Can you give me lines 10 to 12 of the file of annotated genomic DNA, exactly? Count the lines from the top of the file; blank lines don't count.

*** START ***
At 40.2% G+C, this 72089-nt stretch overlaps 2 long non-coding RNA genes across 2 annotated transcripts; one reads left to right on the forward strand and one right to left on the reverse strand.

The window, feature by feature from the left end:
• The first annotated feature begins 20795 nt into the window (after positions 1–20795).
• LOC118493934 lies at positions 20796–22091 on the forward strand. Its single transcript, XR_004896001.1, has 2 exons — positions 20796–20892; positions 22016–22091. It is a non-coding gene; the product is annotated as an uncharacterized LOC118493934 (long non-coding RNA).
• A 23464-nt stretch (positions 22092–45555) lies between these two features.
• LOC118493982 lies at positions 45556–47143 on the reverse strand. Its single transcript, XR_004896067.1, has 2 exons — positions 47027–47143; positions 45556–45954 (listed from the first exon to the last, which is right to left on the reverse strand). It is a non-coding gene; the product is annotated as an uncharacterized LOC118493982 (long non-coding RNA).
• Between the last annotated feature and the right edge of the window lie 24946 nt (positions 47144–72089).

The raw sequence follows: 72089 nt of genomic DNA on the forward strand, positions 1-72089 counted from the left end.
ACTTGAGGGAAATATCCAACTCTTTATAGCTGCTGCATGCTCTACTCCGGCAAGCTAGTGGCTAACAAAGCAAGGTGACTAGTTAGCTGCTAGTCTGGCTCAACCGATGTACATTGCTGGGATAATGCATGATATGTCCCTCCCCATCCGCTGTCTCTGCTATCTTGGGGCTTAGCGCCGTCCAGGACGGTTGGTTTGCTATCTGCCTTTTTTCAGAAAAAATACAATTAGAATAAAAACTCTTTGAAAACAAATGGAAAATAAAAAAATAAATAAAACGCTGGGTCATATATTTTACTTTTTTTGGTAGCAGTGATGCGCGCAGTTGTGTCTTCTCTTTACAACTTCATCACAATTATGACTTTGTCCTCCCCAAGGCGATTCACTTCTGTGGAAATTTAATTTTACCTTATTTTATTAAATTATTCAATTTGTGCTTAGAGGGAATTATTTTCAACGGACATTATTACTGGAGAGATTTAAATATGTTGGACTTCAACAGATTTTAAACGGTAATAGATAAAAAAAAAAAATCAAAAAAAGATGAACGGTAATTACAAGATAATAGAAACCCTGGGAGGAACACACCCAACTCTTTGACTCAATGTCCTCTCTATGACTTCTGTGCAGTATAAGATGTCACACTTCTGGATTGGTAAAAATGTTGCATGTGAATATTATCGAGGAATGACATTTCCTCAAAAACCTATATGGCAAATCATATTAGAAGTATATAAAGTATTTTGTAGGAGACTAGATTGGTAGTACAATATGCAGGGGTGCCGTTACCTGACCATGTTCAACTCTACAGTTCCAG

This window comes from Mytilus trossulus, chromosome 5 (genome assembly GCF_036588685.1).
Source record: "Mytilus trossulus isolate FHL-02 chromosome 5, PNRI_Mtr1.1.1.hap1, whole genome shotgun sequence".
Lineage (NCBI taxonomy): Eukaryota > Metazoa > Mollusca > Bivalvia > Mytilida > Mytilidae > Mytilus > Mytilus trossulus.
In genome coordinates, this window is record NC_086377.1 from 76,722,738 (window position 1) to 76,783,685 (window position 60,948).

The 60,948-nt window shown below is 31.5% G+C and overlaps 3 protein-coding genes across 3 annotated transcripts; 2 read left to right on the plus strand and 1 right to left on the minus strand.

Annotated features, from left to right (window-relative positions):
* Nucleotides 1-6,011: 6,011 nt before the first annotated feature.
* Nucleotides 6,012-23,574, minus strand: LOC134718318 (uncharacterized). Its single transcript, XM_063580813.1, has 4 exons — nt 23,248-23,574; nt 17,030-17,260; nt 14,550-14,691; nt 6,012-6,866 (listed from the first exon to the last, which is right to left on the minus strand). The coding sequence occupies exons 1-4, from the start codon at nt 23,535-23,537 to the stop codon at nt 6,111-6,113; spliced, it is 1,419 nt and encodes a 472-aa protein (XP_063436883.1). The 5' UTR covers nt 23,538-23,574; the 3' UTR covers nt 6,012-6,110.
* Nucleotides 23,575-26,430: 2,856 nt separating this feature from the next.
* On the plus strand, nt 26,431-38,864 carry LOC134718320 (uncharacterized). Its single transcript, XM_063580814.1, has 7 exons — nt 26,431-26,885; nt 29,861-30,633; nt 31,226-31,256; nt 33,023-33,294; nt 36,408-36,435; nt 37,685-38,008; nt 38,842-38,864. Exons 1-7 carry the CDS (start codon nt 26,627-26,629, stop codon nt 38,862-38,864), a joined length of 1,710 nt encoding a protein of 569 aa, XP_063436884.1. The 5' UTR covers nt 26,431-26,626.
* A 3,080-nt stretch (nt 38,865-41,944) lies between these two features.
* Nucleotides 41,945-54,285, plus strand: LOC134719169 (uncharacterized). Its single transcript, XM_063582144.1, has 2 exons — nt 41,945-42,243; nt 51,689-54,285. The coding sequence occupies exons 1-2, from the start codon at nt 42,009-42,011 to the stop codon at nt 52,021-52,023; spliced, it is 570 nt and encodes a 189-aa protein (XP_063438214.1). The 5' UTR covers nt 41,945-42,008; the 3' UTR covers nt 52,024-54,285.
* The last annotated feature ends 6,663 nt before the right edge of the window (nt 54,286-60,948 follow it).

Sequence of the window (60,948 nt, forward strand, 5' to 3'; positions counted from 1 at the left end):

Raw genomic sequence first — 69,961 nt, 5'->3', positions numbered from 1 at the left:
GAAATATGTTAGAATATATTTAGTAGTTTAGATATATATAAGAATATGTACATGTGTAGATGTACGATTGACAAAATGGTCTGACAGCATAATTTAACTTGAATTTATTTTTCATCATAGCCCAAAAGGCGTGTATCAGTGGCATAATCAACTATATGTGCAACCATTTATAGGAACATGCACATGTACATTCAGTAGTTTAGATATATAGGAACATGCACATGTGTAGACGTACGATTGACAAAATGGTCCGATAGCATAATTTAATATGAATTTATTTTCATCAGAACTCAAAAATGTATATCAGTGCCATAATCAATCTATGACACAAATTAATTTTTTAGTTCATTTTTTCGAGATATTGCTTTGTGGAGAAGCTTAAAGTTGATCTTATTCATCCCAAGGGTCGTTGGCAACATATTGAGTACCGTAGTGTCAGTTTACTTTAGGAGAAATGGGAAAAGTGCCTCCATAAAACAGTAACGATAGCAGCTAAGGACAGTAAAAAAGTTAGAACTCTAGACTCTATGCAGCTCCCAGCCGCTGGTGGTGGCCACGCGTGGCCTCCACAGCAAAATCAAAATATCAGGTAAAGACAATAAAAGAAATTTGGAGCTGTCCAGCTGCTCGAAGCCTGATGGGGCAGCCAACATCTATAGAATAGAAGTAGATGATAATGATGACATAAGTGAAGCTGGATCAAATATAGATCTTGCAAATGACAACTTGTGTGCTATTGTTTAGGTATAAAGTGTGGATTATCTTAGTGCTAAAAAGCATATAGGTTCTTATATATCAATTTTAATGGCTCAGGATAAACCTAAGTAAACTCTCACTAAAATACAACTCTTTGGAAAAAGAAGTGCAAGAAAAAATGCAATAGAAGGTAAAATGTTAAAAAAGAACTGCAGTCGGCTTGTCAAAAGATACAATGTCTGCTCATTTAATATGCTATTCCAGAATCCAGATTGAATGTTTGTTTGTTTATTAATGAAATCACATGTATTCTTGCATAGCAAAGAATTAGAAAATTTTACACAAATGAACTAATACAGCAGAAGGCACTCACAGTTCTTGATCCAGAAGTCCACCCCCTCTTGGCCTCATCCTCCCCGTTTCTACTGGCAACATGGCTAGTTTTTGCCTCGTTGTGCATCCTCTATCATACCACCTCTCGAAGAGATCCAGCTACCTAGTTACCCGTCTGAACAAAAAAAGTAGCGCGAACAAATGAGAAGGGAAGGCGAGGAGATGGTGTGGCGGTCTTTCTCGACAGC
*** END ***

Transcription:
This window comes from Mytilus trossulus, chromosome 5 (genome assembly GCF_036588685.1).
Source record: "Mytilus trossulus isolate FHL-02 chromosome 5, PNRI_Mtr1.1.1.hap1, whole genome shotgun sequence".
Lineage (NCBI taxonomy): Eukaryota > Metazoa > Mollusca > Bivalvia > Mytilida > Mytilidae > Mytilus > Mytilus trossulus.